13 SEPTEMBER 2013
Prof Chan Yan Chong’s Column
By Dr Chan Yan Chong
Stock markets plunged in Hong Kong and Singapore after news of a possible attack on Syria by the US and its allies spread. The Americans had invaded Afghanistan and Iraq incurring lots of casualties but with no positive results at the end of the day hence Syria, with no natural resources such as oil and also not a country tagged with the label of a terrorist, is not an “attractive target” for President Obama.
The chaos in Syria has been ongoing for almost a year and, thus, the Americans would have attacked the country if it had wanted to. When the Americans toppled Gaddafi last year, the US ambassador to Libya was murdered and that could have stopped the Americans from attacking Egypt when Mubarak was overthrown last year. Now that the pro-US military government in Egypt has been criticised by the world, the Americans have no choice but to join in the reprimand and nothing more than that. There is no real reason for the US to attack Syria for fear of turning the regime into a terrorist-controlled entity so it has been a “reprimand” at the very best from the outset.
The British rejected in taking military action while the allies of the Americans as well as public opinion polls, too, are against military action. President Obama is now stuck between a rock and a hard place hence he continues to talk about taking action yet, at the same time, is looking for an “exit strategy”. Now his friends among the allies are all using the parliament as an excuse to say no to Obama.
It seems like the perfect excuse not to attack Syria since not many people support the move. The best excuse to prevent a war has been provided by Russian President Vladimir Putin, who has asked Syria to hand over all chemical weapons to be destroyed by the United Nations. Syria has now avoided calamity while Obama has found a wonderful excuse for not carrying out his threats.
With the Syrian war out of the picture, the Dow Jones Industrial Average (DJIA) surged past 15,000 points. On hindsight, the impact of a possible war lasted only one day with the DJIA, the Straits Times Index (STI) and the Hang Seng Index (HSI) resuming the uptrend. The first time Obama said war, stock markets fell but investors soon realized that it was just a bluff and markets surged.
When the DJIA went past 15,000 points, the Shanghai Composite Index (SSE) jumped over 2,200 points while the STI and the HSI joined in the fun without a break in-between. In actual fact, despite the rapid rise in the general market, many of the HSI component stocks fell just as quickly, reflecting a lack of fresh funds in the market as investors are fleeing safe haven stocks such as utilities for high-return stocks that are enjoying attention. When such stocks dominate the headlines, everyone will jump-in and investors should exercise caution.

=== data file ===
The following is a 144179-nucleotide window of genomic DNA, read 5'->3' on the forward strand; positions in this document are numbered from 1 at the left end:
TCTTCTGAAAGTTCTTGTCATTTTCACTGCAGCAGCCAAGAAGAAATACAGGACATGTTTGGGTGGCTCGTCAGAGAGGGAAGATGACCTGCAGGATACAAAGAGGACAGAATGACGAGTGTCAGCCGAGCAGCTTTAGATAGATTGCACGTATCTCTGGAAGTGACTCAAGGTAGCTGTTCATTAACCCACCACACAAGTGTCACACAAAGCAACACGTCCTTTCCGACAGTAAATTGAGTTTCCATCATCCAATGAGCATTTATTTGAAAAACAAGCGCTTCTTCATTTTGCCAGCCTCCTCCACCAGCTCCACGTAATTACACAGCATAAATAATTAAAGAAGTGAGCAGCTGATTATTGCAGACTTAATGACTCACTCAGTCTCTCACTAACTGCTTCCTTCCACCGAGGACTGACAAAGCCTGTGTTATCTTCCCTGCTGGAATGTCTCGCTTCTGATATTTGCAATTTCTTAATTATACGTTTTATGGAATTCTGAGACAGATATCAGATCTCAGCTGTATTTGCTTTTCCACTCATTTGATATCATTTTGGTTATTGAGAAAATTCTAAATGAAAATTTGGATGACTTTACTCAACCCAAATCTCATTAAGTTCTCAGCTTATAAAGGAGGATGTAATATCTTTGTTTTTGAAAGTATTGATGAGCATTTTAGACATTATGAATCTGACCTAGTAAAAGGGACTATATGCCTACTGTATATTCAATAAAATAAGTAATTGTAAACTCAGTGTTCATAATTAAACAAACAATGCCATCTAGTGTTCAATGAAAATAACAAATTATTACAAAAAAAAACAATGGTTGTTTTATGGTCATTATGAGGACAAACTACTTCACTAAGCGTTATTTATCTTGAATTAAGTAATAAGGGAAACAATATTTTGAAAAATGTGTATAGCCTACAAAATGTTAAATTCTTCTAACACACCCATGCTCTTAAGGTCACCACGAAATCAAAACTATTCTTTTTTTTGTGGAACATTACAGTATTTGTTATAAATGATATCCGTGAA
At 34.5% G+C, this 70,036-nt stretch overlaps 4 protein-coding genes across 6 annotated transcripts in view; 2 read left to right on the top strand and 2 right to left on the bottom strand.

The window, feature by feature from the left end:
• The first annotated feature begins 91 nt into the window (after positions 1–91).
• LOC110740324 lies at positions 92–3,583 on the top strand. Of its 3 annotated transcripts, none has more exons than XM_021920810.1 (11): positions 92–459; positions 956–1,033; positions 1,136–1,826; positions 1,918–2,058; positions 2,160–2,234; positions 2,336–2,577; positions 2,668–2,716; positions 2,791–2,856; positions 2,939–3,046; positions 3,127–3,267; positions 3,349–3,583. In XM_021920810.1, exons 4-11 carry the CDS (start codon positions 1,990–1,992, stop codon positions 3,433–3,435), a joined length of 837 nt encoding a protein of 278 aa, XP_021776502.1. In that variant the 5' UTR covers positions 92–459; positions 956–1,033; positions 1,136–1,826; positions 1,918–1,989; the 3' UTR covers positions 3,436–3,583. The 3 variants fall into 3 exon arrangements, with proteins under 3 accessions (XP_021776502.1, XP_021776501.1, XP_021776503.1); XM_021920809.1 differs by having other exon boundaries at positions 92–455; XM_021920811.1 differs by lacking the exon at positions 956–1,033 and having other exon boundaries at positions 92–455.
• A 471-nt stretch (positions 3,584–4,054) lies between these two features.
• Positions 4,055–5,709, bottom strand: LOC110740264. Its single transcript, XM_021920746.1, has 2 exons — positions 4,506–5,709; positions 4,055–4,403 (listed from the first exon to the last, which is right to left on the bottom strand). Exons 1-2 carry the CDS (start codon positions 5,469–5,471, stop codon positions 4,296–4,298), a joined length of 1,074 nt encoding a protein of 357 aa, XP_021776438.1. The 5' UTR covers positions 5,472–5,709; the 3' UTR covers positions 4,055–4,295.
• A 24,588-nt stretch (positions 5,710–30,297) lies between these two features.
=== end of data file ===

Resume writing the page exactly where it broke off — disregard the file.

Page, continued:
The SSE found itself languishing at the bottom when it fell below 2,000 points, which saw the A shares trading at cheap valuations but foreigners are not allowed to buy A shares hence ETF were in vogue. When the index went above 2,000 points, plenty of investors traded heavily in the ETF resulting in a huge gap between the share price of A shares and the A shares ETF.
At the start of this year, the SSE went as high as 2,400 points but fell back below 2,000 points yet again. The magical 2,000-figure has now become somewhat of a barometer and, soon, the index rose again to 2,200 points. As a matter of fact, the premium of the A shares ETF over the A shares has narrowed. While other derivatives have a deadline, ETFs have no expiry so if an investor was to buy into the ETF and wait for sentiment to improve, it is a win-win for the investor.
I am an optimist, preferring to buy when everyone is calling for a sell because I have been proven to be correct during the Asian financial crisis, the recent Syria war as well as the management shakeout at PetroChina (HK: 0857). President Xi Jinping has recently reassured investors that black sheep within the company will not affect the long-term fundamentals of a government-owned company of this magnitude. While some people have said that corruption within the company will erode profit, then the honest new management will probably be able to take the company to new heights.
The tapering by the Federal Reserve (Fed) continues to haunt the stock markets in September after dragging the markets down throughout the entire August. It is only a matter of time before Quantitative Easing III ends hence it does not matter if the Fed does not start tapering in September because the uncertainty will continue to loom on October and beyond. Such uncertainties are very bad for the stock market in the long run.
Will there be a war? Don’t know! Will the Fed taper? Don’t know! Markets hate uncertainty because it is difficult to plan ahead with uncertainties abound.
It looks like Alibaba is more interested in listing in Hong Kong than in New York, as it is doing a lot of public relations work here. The management of the company owns a small stake in it but has overwhelming executive powers. The separation of ownership and management is something rather new for Hong Kong but will the stock exchange accept it? Can the stock exchange say no to such a big business?
Publish date: 13/09/13